The Fragility of Goodness: Luck and Ethics in Greek Tragedy and Philosophy
“There is an ancient quarrel between philosophy and poetry,” says Plato’s Socrates, as, in Book X of the Republic, he reconfirms his decision to banish Homer and the tragic poets from his ideal city. And indeed it is true that long before Plato such philosophers as Xenophanes and Heraclitus had inveighed against the poets for, among other things, their presentation of gods engaged in unjust or immoral activities. Poets working in what Plato called the imitative poetic media, epic and tragedy, were of course unable to reply in kind (though some passages of tragic lyric reflect a critical reaction to current philosophical speculation), but Pindar complained that the natural philosophers (tous physiologous) were “harvesting the fruit of wisdom unripe.”
Later on Aristophanes put on stage a scurrilous caricature of Socrates, and Plato himself was a favorite target of the comic poets when his Academy became a philosophical center in Athens. We have a fragment from a play of Epicrates, for example, which presents Plato and his students trying, without much success, to “distinguish” (a Platonic technical term) between “the life of animals, the nature of trees, and the species of vegetables.” And in a comedy by Amphis a slave says to his master: “What good you expect to get from this, sir, I have no more idea of than I have of Plato’s ‘good.’ ”
This “quarrel” between poetry and philosophy tends to manifest itself also in modern scholarly and critical approaches to the two adversaries. Literary surveys of classical Greek culture usually pay too little attention to philosophical texts—and vice versa. Scholars who are not philosophically trained or inclined usually confine their reading of Plato (as Martha Nussbaum slyly remarks) to the early and middle dialogues, where dramatic and poetic elements are given full play; as for Aristotle, they rarely venture outside the Poetics, the Rhetoric, and the Nicomachean Ethics. Students of philosophy, on the other hand, often seem unaware that many of the problems discussed by ancient philosophers, especially in the ethical field, are also posed, in a different but no less valid form, by lyric and especially by tragic poets.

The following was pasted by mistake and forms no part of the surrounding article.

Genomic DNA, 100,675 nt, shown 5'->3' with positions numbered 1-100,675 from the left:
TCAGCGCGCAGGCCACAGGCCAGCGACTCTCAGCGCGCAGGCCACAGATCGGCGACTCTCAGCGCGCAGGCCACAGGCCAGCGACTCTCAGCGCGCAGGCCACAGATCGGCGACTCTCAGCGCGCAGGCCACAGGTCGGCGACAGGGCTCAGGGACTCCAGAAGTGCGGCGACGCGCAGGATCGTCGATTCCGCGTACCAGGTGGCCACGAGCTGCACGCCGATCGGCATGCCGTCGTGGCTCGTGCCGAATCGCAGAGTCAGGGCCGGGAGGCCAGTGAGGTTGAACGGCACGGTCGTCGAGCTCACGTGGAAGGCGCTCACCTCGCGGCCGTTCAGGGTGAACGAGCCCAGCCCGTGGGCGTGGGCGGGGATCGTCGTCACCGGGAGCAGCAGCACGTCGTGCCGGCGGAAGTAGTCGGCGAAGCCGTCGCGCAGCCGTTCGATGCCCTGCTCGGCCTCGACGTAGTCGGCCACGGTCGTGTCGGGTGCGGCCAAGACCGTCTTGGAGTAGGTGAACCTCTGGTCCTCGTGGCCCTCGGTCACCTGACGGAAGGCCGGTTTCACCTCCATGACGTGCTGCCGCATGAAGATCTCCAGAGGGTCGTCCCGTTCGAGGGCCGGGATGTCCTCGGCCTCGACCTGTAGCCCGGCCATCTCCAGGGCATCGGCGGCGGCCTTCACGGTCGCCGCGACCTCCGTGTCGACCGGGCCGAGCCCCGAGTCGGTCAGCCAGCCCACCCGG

An extreme case of such disciplinary tunnel vision is the second volume of Michel Foucault’s Histoire de la sexualité, recently published in English translation under the title The Use of Pleasure. Its subject is the “problematization” of sexual behavior in classical Greek culture but its evidence is drawn exclusively from the writings of Plato, Xenophon, Aristotle, and the Hippocratic physicians. It does not seem to have occurred to Foucault that for an understanding of the ways sexual behavior was conceived of in classical Greece, tragedies such as Sophocles’ Women of Trachis and Euripides’ Hippolytus and Medea, to cite only three of the relevant examples, might be just as revealing as the strictly homosexual erotic theorizing of Plato’s Symposium.
Foucault’s Olympian indifference to the evidence of tragedy is perhaps unique, but it is nevertheless “customary,” as Nussbaum puts it, to regard tragic and philosophical texts as “of quite different sorts, bearing in quite different ways on human ethical questions.” But this, as she goes on to point out, “was clearly not the view of the Greeks.” Homer, Hesiod, and the poets of the tragic stage were in fact thought of as ethical teachers and Plato’s indictment of them sprang from his conception of them not “as colleagues in another department, pursuing different aims, but as dangerous rivals.” Nussbaum proposes to study the “works of the tragic poets as Plato studied them: as ethical reflections in their own right.”